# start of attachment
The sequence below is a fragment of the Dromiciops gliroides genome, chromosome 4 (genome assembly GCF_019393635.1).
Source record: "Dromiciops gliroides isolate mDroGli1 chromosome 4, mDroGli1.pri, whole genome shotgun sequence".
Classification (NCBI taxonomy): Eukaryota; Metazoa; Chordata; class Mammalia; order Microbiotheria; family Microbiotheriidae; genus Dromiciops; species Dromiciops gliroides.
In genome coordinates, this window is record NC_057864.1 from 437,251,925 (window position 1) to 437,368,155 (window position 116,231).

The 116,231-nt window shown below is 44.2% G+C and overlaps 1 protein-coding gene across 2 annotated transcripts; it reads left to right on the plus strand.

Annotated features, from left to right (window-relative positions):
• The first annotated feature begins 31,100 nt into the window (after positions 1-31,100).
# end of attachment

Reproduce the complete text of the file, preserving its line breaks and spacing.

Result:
The sequence below is a fragment of the Dromiciops gliroides genome, chromosome 4 (genome assembly GCF_019393635.1).
Source record: "Dromiciops gliroides isolate mDroGli1 chromosome 4, mDroGli1.pri, whole genome shotgun sequence".
Classification (NCBI taxonomy): Eukaryota; Metazoa; Chordata; class Mammalia; order Microbiotheria; family Microbiotheriidae; genus Dromiciops; species Dromiciops gliroides.
In genome coordinates, this window is record NC_057864.1 from 437,251,925 (window position 1) to 437,368,155 (window position 116,231).

The 116,231-nt window shown below is 44.2% G+C and overlaps 1 protein-coding gene across 2 annotated transcripts; it reads left to right on the plus strand.

Annotated features, from left to right (window-relative positions):
• The first annotated feature begins 31,100 nt into the window (after positions 1-31,100).